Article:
“Bob Haggerty really created new fields of study and concern in child health,” said James Perrin, M.D., Professor of Pediatrics at Harvard Medical School and John C. Robinson Chair of Pediatrics at Massachusetts General Hospital for Children. “He changed the strategy from just treating infections to addressing diseases that are far more prominent today, such as asthma and obesity.” Perrin completed his residency and fellowship in Pediatrics at SMD, studying with Haggerty.

From 1978-1988, Haggerty was the senior program consultant and director of the General Pediatric Academic Development Program of the Robert Wood Johnson Foundation, and starting in 1980, he served a 12-year stint as the president of the William T. Grant Foundation. Under his leadership, the foundation supported research on how school-age children cope with stress, and instituted the William T. Grant Scholars program as a response to sharp cuts in federal funding for social science research. 

After his work with the William T. Grant Foundation, he returned to Rochester as Professor Emeritus of Pediatrics in 1992. He would spend the next eight years as executive director of the International Pediatric Association, and served as an editor for numerous academic journals, including the New England Journal of Medicine. He was founder and, for 25 years, editor-in-chief of Pediatrics in Review, the continuing education journal of the American Academy of Pediatrics and the largest publication devoted to pediatric continuing education in the world.

In 1998, Haggerty received the Howland Award, considered the most prestigious award in the field of pediatrics, from the American Pediatric Society.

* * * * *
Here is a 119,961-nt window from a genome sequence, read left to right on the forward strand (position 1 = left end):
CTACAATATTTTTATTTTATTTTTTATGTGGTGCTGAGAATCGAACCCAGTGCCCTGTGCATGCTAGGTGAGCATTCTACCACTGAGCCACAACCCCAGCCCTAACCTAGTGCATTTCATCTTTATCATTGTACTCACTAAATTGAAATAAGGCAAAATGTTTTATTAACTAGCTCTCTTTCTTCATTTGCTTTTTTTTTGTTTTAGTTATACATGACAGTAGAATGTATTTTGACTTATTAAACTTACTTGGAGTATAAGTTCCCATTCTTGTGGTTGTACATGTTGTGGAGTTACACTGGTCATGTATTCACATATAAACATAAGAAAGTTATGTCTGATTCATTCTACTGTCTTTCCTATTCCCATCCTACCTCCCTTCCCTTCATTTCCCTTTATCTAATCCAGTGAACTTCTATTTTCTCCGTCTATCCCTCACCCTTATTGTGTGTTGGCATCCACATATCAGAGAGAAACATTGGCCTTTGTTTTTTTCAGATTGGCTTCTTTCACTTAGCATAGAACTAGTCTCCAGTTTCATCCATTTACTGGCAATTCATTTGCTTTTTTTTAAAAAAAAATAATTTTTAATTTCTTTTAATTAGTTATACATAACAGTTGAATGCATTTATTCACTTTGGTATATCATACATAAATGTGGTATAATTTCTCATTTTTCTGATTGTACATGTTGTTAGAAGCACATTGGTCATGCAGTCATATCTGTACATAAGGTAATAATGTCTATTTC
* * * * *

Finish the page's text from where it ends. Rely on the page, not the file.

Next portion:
“I cannot think of another pediatrician whose career has touched every aspect of pediatric practice, research, education, and service,” wrote the late Joel Alpert, M.D., Professor of Pediatrics and Public Health and Boston University, in Haggerty’s Howland Award nomination. “He is the Joe DiMaggio of pediatrics.”

In 2004, he received the Alfred I. du Pont award for Excellence in Children’s Health Care. That year, UR Medicine’s Golisano Children’s Hospital also dedicated the Robert J. Haggerty Child Health Services Research Laboratories in his honor.

Two years ago, Haggerty and his family, along with the family of Stanford Friedman, endowed the Haggerty-Friedman Professorship in Developmental/Behavioral Pediatric Research, an appointment currently held by Tristram Smith, M.D.

“He transformed Pediatric care and leaves an amazing legacy that is embodied in all we do in Pediatrics (and medical care in general). Nowhere is this better reflected than in our own institution and our commitment to patients and families,” said Patrick D. Brophy, M.D., William H. Eilinger Professor and Chair of the Department of Pediatrics, and Physician-in-Chief of the Golisano Children’s Hospital.

Haggerty was predeceased by his loving wife of 64 years, Muriel E. (Protzman) Haggerty. He is survived by his four children, Robert (Julie) Haggerty, Janet (Jim) Morris, Richard (Nancy) Haggerty, and John (Jennifer) Haggerty, along with 10 grandchildren and three great-grandchildren.

A celebration of his life will be held from 4 to 7 p.m. on Thursday, Feb. 1, at the Country Club of Rochester. In lieu of flowers, consider a contribution to the Haggerty/Friedman Fund at Golisano Children’s Hospital, 300 E. River Road, PO Box 278996, Rochester, NY 14627. This fund supports research and training in behavioral and developmental problems of children.